Scavino and Navarro bring to four the number of close Trump allies that have been referred for prosecution because of their decision to defy the select committee investigating the Jan. 6, 2021, attack on the Capitol. The House previously voted to hold in contempt Trump chief of staff Mark Meadows and adviser Steve Bannon. The Jan. 6 committee held former Trump Justice Department official Jeffrey Clark in contempt, but the full House dropped the matter after he appeared for a deposition and asserted his Fifth Amendment right against self-incrimination.
Bannon has been charged by the Justice Department with two counts of contempt — a decision that the select committee has credited with persuading other witnesses to cooperate. But the department has not acted on the Meadows referral, which prompted some committee members to vent frustration at the Justice Department and Attorney General Merrick Garland last week.
Scavino is the more significant of the two witnesses the House held in contempt. A longtime Trump confidant, Scavino was with the then-president during key moments on Jan. 6, and call records suggest Trump reached out to him by phone that evening. Scavino was also intimately involved in Trump’s social media strategy and may have insights into the December 2020 decision to call supporters to a “wild” protest in Washington on Jan. 6, a tweet that was seen among extremists as a call to action.
The select committee issued a subpoena to Scavino in September, along with Bannon, as part of the first wave of demands for testimony and documents from top figures in Trump’s orbit. Scavino’s attorney, former House general counsel Stan Brand, engaged with the select committee for months, but the panel has accused the Trump aide of stringing investigators along. Brand has contended that Scavino negotiated in good faith and was seeking legitimate clarity on the requests the committee had been making, as well as the parameters of its questioning.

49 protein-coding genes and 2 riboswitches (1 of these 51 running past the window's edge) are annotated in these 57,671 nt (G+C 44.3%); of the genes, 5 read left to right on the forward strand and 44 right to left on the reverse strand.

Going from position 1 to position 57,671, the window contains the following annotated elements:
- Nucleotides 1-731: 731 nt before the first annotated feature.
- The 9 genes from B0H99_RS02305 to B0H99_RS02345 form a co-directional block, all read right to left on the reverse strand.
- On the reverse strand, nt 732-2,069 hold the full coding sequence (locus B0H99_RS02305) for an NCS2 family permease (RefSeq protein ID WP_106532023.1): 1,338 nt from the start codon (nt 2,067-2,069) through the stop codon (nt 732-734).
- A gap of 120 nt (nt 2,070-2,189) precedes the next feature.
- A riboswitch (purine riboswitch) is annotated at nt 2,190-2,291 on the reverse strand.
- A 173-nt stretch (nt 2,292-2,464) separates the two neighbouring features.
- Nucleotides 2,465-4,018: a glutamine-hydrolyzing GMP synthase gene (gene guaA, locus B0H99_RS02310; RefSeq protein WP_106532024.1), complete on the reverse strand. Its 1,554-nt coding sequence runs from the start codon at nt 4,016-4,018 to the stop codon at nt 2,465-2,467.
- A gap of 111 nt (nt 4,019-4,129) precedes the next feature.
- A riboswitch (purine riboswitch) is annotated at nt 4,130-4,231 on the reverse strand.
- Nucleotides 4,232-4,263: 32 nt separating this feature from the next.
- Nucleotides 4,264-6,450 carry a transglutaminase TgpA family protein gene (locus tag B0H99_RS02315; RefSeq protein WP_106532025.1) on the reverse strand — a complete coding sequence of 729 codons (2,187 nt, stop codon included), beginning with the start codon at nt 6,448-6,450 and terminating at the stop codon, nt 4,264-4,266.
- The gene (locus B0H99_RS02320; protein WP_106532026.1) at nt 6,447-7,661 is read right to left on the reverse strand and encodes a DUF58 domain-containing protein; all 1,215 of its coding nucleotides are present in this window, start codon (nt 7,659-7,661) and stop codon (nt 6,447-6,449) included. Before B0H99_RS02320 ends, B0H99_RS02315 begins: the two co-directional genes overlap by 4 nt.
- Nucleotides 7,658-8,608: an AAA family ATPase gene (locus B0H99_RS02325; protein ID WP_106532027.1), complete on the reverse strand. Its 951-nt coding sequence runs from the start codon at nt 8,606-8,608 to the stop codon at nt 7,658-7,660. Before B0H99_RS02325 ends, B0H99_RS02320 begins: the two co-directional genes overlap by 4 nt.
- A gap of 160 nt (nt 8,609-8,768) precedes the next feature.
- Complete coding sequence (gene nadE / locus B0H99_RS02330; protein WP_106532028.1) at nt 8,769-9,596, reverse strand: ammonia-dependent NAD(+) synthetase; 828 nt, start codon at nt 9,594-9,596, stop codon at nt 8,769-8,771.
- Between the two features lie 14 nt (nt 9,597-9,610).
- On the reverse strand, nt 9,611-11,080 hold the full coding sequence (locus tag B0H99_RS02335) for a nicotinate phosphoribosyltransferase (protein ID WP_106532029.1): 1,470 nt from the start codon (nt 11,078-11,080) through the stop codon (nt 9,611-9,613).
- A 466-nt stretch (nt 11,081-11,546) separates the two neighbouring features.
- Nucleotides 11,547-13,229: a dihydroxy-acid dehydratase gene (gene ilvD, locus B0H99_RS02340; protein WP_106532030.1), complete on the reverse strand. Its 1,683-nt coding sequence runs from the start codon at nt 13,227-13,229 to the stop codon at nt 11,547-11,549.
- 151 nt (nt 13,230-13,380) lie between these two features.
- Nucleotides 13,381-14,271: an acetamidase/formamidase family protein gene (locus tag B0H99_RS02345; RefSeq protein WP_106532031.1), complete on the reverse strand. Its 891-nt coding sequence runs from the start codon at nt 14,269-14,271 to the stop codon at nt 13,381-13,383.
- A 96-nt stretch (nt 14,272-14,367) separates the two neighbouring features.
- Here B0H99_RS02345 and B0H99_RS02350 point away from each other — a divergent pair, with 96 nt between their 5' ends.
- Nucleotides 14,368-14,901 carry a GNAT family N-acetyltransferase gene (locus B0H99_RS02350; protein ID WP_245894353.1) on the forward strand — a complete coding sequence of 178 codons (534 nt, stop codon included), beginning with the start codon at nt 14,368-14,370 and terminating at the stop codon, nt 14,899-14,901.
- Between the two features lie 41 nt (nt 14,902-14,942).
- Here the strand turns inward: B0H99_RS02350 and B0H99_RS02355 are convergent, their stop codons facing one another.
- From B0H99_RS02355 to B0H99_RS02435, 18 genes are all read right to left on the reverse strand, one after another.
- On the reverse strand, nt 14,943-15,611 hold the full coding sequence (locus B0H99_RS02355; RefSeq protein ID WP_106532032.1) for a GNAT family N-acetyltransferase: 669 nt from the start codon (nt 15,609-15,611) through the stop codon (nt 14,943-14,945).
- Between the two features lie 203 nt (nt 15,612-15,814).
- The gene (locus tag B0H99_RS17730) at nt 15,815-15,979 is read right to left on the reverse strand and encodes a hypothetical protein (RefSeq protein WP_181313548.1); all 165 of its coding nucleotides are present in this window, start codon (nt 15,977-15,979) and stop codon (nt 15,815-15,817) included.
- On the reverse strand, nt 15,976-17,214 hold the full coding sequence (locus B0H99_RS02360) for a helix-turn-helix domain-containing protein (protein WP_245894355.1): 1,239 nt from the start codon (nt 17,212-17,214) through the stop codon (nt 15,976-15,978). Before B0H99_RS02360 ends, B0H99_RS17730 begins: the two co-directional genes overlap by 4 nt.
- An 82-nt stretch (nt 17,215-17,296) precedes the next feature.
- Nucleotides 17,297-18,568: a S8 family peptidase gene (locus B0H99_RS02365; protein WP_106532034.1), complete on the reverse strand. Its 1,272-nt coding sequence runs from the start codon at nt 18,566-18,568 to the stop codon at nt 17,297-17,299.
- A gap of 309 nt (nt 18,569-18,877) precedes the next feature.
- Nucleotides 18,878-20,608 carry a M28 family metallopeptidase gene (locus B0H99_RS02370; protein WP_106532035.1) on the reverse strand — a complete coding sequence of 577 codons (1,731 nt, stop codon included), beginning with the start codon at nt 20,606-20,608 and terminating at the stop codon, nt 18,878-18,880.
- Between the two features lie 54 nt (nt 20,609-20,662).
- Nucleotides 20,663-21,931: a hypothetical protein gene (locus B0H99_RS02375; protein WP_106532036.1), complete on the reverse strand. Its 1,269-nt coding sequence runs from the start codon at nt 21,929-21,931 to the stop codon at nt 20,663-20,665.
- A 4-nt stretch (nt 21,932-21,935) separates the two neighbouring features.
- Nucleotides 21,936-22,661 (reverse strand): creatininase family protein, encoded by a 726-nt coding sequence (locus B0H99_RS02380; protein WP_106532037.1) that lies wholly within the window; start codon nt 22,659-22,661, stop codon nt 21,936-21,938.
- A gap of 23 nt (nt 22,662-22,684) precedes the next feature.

The committee subpoenaed Navarro in February, prompting an immediate response from him rejecting its request and contending he was barred by executive privilege from cooperating. The committee has pointed out that Trump made no formal assertion of executive privilege in connection with his testimony — and the panel has rejected the notion that Trump, as a former president, has any ability to assert privilege over his former advisers’ testimony.
Navarro became one of Trump’s loudest backers in the effort to subvert the 2020 election and worked closely with Bannon to develop a strategy to persuade Republicans in Congress to vote against certifying dozens of Joe Biden’s electors.
Navarro, in a lengthy statement, did not indicate he would change his course.
“This dog of a witch hunt won’t hunt at the Supreme Court, and I look forward to arguing the case there,” he said.
Republicans rejected the push to hold both Scavino and Navarro in contempt, arguing that it was a political overreach by the panel.
“Let’s be honest with ourselves. A vote to hold Navarro and Scavino in contempt of Congress is to put them in jail for a year. Neither of these men deserve this,” Rep. Jim Banks (R-Ind.) said.
The decision to hold witnesses in contempt is a tacit admission that the committee no longer expects to obtain their testimony. Rather, it’s an effort to punish them for their refusal and potentially persuade other witnesses to choose a different path. Contempt of Congress referrals have rarely in modern history resulted in prosecutions, and even more rarely led to convictions.
As with the contempt referral for Meadows, the only Republicans to back the referrals for Scavino and Navarro were Reps. Liz Cheney of Wyoming and Adam Kinzinger of Illinois, the only two Republicans on the Jan. 6 select committee.
Bannon’s referral drew nine Republican supporters: Reps. Brian Fitzpatrick of Pennsylvania, Anthony Gonzalez of Ohio, Jamie Herrera Beutler of Washington, John Katko of New York, Nancy Mace of South Carolina, Peter Meijer of Michigan, Fred Upton of Michigan, Cheney and Kinzinger.